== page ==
Tag Archives: Shavuot

Jesus in the Pentecost

Last week, we learned that First Fruits celebrates what God has provided (Leviticus 23:9-14). It represents resurrection like Passover represents redemption, and Unleavened Bread speaks of being set apart for God. The final spring festival, and the second of three that required visiting the Temple in Jerusalem, is Pentecost, meaning ‘fiftieth.’ The Hebrew name is Shavuot. It is also called the Feast of Weeks (Leviticus 23:15), and it occurs fifty days after the Saturday before the First Fruits gathering. Like First Fruits, priests wave the first of the new crop (wheat this time) to thank God for the harvest. It is about much more than thanksgiving, though—it’s about the power and authority of God passed, and passes, to His own.

The first Pentecost brought God’s power through His instructions via the Law. By the way: the original language presents the ‘Law’ as an ‘instruction,’ not debilitating rules and regulations! Anyway, the post-resurrection Pentecost brought God’s power not only through the Law (still valid for civility and morality) but by His Spirit, who began to dwell within anyone who belongs to Him through Jesus. The Spirit enables right living and God’s power and authority. I’ll give you a cool Pentecost tidbit since I’ve still got some room in this week’s article.

After rescuing the Israelites from Egypt, God gave the people ten basic commandments in stone and by proxy through Moses at the first Pentecost. Following them would help keep God’s people from falling prey to the rebellious ways of the non-God-fearing residents of the land that would eventually be theirs. At that Pentecost in about 1445 BCE, 3,000 people lost their lives because they disobeyed God’s standard (Exodus 32:26-28). However, 3,000 people gained their lives by embracing the instructions ‘written on their hearts’ by the Spirit during the post-resurrection Pentecost celebration (Jeremiah 31:31-34; Acts 2:36-41). God always puts things right—even after 1,500 years!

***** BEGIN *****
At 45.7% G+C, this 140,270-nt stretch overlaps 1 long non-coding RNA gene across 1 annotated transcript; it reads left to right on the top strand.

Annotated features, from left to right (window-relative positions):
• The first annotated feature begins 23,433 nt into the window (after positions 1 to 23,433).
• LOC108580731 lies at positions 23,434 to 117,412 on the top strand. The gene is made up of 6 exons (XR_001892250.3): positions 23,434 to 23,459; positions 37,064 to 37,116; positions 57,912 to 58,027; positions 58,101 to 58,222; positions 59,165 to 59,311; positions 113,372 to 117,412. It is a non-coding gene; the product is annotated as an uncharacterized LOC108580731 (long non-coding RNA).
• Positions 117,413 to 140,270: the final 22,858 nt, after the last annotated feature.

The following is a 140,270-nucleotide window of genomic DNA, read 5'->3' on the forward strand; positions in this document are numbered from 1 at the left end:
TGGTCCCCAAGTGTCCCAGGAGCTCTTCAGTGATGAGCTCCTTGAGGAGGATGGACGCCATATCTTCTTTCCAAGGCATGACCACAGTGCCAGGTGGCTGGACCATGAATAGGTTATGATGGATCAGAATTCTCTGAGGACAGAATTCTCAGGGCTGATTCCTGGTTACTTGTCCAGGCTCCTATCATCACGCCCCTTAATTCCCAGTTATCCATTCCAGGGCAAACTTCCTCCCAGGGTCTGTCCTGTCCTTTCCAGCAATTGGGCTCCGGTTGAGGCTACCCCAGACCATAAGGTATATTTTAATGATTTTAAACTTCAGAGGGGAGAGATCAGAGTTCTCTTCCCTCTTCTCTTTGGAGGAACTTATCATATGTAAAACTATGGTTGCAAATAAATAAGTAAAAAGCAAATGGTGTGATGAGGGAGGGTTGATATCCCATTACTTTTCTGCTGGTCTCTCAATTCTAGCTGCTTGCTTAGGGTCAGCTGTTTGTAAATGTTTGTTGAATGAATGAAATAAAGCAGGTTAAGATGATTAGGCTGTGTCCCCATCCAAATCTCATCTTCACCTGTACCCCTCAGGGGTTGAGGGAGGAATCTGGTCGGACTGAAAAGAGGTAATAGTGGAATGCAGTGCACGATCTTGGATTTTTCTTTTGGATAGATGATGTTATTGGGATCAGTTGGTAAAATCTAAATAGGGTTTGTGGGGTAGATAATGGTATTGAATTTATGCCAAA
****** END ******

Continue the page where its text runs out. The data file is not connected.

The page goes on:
How did Jesus fulfill the feast? By giving us the power of God through Spirit and instruction (e.g., Acts 1:4-8), which had become His right to do so after His sacrifice and resurrection. Jesus’ gift at the post-resurrection Pentecost also put right the deficit of 3,000 souls suffered at the first Pentecost.

What about us? Choose to devote yourself to God through Jesus, receive His Spirit with all guidance and power He brings, and stay there!

Next week? Before we move to the fall feasts, likely related to Christ’s eventual return and the transition of the ages, I’ll share a love story and take the mystery out of some end-times stuff in Here Comes the Bride!

Blessings and peace,

Dr. Ron Braley